Eating invasive species out of existence
Carnivorous environmentalists can help fight invasive species by dining on Asian carp, but there’s no reason herbivores can’t join in the fun: Writing for The Art of Eating (Spring 2010), Melissa Pasanen recounts her foraging excursions with Les Hook and Nova Kim, a pair of Vermont-based wild-foods experts who have made an ethos of eating interlopers.
“If you don’t like an invasive species, then use it out of existence instead of killing it or poisoning it,” Kim told Pasanen. “We shouldn’t be at war with plants.”
Lately Hook and Kim have been pushing “red asparagus” on their clients, including professional chefs and home cooks enrolled in a wild-foods subscription scheme. “It’s Japanese knotweed,” Pasanen explains, “an invasive species that threatens to choke out native plants along river and stream banks.” The plant, when it is young, sends up edible shoots that look like pink asparagus. The taste, unfortunately, is salvageable only when it is cloaked with sugar or fat. It’s “the bastard child of rhubarb and okra,” Pasanen writes.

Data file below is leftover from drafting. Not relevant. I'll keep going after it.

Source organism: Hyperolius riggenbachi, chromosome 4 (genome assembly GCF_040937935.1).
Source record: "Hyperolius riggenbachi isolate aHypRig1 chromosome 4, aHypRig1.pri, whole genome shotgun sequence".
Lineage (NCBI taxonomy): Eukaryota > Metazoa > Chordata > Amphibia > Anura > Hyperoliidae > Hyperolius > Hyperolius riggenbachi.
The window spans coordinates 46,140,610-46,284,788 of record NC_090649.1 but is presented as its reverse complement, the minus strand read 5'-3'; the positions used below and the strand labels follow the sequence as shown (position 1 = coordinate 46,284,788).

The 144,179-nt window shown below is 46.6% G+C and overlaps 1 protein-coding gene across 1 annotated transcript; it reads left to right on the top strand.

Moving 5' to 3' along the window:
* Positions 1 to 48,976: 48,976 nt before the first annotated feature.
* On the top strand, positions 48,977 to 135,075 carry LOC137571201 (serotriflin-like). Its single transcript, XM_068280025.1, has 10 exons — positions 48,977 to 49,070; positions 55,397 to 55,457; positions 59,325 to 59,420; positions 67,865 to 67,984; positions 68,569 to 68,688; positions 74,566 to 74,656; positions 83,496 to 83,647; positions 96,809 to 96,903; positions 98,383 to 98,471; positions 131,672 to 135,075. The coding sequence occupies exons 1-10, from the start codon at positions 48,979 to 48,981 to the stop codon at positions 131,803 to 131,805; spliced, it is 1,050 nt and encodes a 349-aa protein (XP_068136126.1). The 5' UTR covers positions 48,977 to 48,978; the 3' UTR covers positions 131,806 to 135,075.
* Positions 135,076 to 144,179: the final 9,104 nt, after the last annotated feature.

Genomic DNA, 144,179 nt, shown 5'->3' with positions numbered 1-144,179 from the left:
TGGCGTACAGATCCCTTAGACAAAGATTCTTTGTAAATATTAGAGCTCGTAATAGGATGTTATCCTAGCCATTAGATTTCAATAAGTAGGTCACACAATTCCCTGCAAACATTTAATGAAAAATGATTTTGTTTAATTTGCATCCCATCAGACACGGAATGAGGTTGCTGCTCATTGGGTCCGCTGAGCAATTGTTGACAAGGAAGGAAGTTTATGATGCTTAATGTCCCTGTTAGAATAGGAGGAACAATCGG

There are plenty of tasty plants, however, from the hottentot fig, which is invasive in coastal California and makes for zesty pickles, to wild “weed” greens like lamb’s quarter, purslane, sorrel, and the humble dandelion. Even kudzu, “the vine that ate the South,” has starchy, tuberous roots, and its flowers can be made into a grapey jelly.
Before partaking of wild plants, would-be environmental avengers need to make an absolutely positive ID, so a good guide is critical. We’ve been impressed with Nature’s Garden, Samuel Thayer’s follow-up to his classic Forager’s Harvest. The guide to “identifying, harvesting, and preparing edible wild plants” was released in April from Forager’s Harvest Press.